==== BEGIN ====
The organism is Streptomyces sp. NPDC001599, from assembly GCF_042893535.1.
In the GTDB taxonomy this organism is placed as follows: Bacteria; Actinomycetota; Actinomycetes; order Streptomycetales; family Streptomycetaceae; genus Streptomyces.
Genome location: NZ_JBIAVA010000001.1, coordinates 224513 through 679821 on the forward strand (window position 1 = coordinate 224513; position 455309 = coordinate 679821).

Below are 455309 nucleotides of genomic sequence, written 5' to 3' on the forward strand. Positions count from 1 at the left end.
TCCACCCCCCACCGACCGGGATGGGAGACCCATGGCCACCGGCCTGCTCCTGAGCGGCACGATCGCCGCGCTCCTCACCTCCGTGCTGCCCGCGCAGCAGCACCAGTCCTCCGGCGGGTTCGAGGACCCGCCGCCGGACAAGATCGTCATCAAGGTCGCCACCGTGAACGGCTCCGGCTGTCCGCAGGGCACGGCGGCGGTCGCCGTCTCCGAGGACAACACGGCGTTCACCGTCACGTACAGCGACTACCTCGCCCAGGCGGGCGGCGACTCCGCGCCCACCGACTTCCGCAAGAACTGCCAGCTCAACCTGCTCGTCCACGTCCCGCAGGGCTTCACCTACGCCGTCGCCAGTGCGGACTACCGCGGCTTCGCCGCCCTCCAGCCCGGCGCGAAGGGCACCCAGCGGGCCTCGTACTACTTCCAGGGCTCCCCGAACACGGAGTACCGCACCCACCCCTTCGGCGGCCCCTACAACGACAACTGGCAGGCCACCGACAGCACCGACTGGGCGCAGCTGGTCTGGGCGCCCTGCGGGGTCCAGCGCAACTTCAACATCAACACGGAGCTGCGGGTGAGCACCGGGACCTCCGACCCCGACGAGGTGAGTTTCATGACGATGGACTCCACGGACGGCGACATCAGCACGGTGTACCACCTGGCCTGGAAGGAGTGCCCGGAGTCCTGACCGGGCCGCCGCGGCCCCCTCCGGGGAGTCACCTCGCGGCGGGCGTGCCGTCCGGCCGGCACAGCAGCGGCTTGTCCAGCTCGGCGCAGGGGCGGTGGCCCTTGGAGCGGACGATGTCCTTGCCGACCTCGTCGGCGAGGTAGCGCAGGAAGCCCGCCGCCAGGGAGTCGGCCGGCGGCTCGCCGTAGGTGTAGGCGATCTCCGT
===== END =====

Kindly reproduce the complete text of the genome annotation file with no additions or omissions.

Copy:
The organism is Streptomyces sp. NPDC001599, from assembly GCF_042893535.1.
In the GTDB taxonomy this organism is placed as follows: Bacteria; Actinomycetota; Actinomycetes; order Streptomycetales; family Streptomycetaceae; genus Streptomyces.
Genome location: NZ_JBIAVA010000001.1, coordinates 224513 through 679821 on the forward strand (window position 1 = coordinate 224513; position 455309 = coordinate 679821).

Below are 455309 nucleotides of genomic sequence, written 5' to 3' on the forward strand. Positions count from 1 at the left end.
TCCACCCCCCACCGACCGGGATGGGAGACCCATGGCCACCGGCCTGCTCCTGAGCGGCACGATCGCCGCGCTCCTCACCTCCGTGCTGCCCGCGCAGCAGCACCAGTCCTCCGGCGGGTTCGAGGACCCGCCGCCGGACAAGATCGTCATCAAGGTCGCCACCGTGAACGGCTCCGGCTGTCCGCAGGGCACGGCGGCGGTCGCCGTCTCCGAGGACAACACGGCGTTCACCGTCACGTACAGCGACTACCTCGCCCAGGCGGGCGGCGACTCCGCGCCCACCGACTTCCGCAAGAACTGCCAGCTCAACCTGCTCGTCCACGTCCCGCAGGGCTTCACCTACGCCGTCGCCAGTGCGGACTACCGCGGCTTCGCCGCCCTCCAGCCCGGCGCGAAGGGCACCCAGCGGGCCTCGTACTACTTCCAGGGCTCCCCGAACACGGAGTACCGCACCCACCCCTTCGGCGGCCCCTACAACGACAACTGGCAGGCCACCGACAGCACCGACTGGGCGCAGCTGGTCTGGGCGCCCTGCGGGGTCCAGCGCAACTTCAACATCAACACGGAGCTGCGGGTGAGCACCGGGACCTCCGACCCCGACGAGGTGAGTTTCATGACGATGGACTCCACGGACGGCGACATCAGCACGGTGTACCACCTGGCCTGGAAGGAGTGCCCGGAGTCCTGACCGGGCCGCCGCGGCCCCCTCCGGGGAGTCACCTCGCGGCGGGCGTGCCGTCCGGCCGGCACAGCAGCGGCTTGTCCAGCTCGGCGCAGGGGCGGTGGCCCTTGGAGCGGACGATGTCCTTGCCGACCTCGTCGGCGAGGTAGCGCAGGAAGCCCGCCGCCAGGGAGTCGGCCGGCGGCTCGCCGTAGGTGTAGGCGATCTCCGT